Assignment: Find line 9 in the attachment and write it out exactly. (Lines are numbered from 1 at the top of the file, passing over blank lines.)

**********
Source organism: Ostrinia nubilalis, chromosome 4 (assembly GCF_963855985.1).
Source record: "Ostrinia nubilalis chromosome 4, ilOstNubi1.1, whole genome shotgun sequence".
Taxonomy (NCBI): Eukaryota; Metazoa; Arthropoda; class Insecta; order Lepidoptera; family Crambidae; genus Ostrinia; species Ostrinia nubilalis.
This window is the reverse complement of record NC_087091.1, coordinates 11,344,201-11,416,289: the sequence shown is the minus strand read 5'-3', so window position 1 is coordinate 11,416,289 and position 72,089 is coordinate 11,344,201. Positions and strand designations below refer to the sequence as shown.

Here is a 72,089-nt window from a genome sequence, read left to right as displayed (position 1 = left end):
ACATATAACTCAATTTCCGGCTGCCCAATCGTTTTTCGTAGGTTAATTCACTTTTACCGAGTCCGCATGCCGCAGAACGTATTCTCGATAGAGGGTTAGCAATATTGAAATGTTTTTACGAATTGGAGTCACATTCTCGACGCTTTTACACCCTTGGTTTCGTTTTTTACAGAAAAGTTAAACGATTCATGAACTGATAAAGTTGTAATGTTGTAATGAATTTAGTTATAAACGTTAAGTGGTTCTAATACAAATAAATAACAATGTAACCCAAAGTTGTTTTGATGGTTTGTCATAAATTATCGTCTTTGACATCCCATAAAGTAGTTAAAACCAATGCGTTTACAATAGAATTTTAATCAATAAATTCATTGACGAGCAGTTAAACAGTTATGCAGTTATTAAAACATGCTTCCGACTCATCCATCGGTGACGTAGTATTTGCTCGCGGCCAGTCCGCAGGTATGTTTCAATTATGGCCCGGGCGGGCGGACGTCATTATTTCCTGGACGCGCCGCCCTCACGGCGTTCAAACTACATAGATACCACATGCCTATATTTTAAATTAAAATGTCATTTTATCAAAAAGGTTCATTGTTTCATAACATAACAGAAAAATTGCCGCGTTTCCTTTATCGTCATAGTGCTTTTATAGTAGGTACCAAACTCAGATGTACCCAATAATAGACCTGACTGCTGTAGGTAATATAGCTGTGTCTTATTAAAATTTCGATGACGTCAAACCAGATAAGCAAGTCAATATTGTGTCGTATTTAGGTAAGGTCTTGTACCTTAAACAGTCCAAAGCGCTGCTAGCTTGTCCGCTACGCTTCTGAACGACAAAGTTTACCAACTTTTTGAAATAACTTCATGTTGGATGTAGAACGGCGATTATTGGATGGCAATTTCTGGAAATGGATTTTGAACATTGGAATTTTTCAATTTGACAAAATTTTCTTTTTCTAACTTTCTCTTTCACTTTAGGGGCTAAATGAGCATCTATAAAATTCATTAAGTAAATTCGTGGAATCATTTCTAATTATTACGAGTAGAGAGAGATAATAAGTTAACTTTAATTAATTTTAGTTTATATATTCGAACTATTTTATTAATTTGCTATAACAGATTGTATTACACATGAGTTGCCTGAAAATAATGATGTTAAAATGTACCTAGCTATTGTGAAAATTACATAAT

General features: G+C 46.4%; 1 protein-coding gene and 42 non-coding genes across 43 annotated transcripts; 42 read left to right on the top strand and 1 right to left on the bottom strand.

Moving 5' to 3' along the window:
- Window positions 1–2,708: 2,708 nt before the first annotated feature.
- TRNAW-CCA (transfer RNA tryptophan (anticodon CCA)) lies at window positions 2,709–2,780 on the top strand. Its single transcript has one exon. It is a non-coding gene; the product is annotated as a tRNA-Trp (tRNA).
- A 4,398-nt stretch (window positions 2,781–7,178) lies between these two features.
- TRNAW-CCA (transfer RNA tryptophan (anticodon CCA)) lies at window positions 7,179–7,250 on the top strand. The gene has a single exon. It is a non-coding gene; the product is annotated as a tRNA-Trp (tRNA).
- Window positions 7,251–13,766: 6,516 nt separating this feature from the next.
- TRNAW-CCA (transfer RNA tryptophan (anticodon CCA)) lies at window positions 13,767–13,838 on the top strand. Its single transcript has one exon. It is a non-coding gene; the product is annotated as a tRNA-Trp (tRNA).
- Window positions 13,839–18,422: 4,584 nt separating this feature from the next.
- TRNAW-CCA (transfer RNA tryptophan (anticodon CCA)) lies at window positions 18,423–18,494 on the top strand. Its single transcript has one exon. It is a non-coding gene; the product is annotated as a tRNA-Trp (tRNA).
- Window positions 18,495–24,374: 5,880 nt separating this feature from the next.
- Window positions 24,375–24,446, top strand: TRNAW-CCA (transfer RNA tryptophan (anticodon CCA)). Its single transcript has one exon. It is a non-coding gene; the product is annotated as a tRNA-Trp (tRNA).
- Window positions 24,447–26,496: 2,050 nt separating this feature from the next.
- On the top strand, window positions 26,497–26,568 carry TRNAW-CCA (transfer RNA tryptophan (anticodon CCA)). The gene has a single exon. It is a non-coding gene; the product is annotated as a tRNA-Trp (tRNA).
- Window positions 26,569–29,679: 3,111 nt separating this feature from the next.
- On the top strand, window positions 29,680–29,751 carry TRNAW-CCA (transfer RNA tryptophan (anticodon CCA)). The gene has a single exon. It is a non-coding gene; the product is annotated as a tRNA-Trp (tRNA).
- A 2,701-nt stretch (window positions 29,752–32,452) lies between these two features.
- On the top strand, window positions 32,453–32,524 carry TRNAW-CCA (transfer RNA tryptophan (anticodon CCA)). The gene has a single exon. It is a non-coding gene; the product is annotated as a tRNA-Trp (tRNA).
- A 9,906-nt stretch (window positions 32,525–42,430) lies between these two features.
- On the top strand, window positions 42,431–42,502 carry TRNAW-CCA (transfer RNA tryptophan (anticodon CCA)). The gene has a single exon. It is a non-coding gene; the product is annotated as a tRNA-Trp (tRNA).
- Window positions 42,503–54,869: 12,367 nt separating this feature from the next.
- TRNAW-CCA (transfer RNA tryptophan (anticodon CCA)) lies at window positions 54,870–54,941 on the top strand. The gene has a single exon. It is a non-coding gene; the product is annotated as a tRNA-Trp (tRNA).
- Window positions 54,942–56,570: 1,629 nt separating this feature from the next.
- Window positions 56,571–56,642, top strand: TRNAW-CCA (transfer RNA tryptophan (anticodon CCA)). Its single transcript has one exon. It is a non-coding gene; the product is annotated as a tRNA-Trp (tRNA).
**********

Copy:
- Window positions 1–2,708: 2,708 nt before the first annotated feature.